The purpose of NOW is to bring women into full participation in the mainstream of American society NOW !

Coordinator’s Corner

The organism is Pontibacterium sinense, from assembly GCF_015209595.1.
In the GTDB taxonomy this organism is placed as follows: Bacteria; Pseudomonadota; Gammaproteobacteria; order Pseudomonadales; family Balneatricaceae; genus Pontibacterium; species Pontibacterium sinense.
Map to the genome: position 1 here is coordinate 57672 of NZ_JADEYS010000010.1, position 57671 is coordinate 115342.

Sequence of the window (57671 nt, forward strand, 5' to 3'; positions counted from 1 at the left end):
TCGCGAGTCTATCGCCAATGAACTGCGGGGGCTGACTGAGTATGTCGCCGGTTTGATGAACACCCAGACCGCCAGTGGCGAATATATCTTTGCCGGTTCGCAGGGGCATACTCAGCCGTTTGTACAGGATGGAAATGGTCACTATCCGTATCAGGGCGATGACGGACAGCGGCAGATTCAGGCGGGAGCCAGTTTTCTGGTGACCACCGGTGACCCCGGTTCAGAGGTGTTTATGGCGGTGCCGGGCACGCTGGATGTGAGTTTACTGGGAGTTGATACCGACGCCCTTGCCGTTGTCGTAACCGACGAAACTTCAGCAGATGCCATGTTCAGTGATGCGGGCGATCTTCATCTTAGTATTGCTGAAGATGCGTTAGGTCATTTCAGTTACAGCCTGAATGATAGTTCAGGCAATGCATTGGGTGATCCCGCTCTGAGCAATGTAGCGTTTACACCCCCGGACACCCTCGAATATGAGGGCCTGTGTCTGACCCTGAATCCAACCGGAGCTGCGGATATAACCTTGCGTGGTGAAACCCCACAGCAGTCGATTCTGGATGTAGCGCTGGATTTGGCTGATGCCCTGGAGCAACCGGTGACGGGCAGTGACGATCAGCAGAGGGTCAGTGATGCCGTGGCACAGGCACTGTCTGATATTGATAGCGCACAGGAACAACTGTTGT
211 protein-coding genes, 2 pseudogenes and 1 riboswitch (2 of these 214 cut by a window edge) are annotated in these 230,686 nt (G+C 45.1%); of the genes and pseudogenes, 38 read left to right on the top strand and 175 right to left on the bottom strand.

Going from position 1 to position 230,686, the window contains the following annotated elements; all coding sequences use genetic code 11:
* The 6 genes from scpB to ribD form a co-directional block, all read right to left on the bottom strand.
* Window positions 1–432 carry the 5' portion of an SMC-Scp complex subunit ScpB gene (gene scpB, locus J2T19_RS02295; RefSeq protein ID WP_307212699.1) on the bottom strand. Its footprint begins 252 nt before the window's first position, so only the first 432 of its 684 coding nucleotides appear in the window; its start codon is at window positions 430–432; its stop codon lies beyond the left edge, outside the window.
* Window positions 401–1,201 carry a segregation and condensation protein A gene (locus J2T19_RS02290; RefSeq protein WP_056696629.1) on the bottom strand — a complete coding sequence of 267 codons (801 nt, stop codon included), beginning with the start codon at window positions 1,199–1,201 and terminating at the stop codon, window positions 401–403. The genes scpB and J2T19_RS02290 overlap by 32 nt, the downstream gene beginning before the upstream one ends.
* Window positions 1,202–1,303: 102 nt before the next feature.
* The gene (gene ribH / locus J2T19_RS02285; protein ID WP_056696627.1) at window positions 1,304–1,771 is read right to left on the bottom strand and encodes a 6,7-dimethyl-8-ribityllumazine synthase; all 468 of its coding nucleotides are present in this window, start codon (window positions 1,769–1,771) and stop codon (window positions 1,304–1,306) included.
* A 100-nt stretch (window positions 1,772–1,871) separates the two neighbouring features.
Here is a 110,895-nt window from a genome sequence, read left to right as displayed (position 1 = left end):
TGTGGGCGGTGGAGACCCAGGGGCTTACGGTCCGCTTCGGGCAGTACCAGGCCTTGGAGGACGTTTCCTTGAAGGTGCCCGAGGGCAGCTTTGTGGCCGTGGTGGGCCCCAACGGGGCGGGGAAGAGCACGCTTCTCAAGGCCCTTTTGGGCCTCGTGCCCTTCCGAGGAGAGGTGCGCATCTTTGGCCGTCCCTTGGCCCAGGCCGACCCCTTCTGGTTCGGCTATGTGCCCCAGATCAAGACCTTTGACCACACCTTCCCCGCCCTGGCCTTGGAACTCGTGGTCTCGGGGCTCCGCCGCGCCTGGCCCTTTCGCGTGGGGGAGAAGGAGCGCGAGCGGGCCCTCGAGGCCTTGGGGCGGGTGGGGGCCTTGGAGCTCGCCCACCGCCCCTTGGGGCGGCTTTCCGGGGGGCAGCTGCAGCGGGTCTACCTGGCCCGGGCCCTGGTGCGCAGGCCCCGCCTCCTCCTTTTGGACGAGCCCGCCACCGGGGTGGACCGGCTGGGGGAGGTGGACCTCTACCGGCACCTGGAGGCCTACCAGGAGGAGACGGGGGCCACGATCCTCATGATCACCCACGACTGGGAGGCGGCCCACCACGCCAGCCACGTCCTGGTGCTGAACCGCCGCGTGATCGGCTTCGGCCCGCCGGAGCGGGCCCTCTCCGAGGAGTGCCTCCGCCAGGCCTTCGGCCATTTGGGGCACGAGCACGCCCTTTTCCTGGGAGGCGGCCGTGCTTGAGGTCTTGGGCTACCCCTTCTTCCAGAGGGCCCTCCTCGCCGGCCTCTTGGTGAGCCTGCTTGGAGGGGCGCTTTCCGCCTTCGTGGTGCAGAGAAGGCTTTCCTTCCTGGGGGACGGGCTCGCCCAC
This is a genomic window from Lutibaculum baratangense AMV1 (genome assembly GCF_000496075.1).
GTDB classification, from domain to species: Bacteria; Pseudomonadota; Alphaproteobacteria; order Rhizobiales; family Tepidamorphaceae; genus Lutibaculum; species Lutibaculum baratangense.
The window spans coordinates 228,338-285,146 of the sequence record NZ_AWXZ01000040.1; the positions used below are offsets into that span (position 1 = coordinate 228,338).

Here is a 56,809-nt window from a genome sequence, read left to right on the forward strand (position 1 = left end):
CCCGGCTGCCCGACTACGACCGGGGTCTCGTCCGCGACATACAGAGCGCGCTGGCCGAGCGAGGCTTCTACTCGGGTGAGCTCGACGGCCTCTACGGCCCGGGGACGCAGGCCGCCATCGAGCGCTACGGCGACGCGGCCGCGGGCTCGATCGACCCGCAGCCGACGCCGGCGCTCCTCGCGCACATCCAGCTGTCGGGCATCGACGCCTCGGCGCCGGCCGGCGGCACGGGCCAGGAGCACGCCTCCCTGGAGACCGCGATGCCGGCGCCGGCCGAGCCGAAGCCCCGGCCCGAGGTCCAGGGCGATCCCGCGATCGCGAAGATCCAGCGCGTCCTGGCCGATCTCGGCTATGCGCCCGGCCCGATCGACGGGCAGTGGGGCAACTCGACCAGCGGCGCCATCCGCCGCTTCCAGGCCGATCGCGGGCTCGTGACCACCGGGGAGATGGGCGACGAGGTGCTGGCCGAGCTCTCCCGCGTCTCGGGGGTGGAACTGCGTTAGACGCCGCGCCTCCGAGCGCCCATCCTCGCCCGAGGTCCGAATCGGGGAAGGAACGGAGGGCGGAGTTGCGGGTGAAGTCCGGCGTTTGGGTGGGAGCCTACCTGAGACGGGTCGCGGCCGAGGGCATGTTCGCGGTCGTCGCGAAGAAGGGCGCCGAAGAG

By Angie King This month we have a lot of information from the NOW state conference and a page full of commentary following Dr. George Tiller’s murder at the end of May, so I will keep this short. The main thing you need to know is that our meeting location has changed. We are still meeting at the GALA center, but they moved into their own building on Palm Street, and we will continue to hold our meetings at their new location. So, the meeting in July and from then forward will be at the GALA center, 1060 Palm Street, in SLO. That’s directly across from the courthouse on Palm, and we hope to see more of you come to our meetings. We have a lot of ideas; in fact at the last meeting we couldn’t stop throwing out great ideas for actions, for ways to change the dialogue about women, for petitions and letter writing campaigns, for marches and rallies. The problem is, there are only a few of us who come each month to the meeting to plan these events, and we are reluctant to commit resources when we don’t know how many of you out there support our activities. Please come see us at the new location 1060 Palm St. and let us know you are there and willing to help. In regard to Women’s Equality Day, we decided to use the money we have spent in the past producing a public event to which (again) only the dedicated come, for a wider distribution. We will pay for an ad in the print media to publicize the need for and contributions of women’s suffrage and hope you will help us by contributing to the cost. Tell your friends; mention it in your other groups and gatherings; $5 isn’t much to you but a lot of $5 buys a BIG ad! Aren’t we worth it? Yes, we are!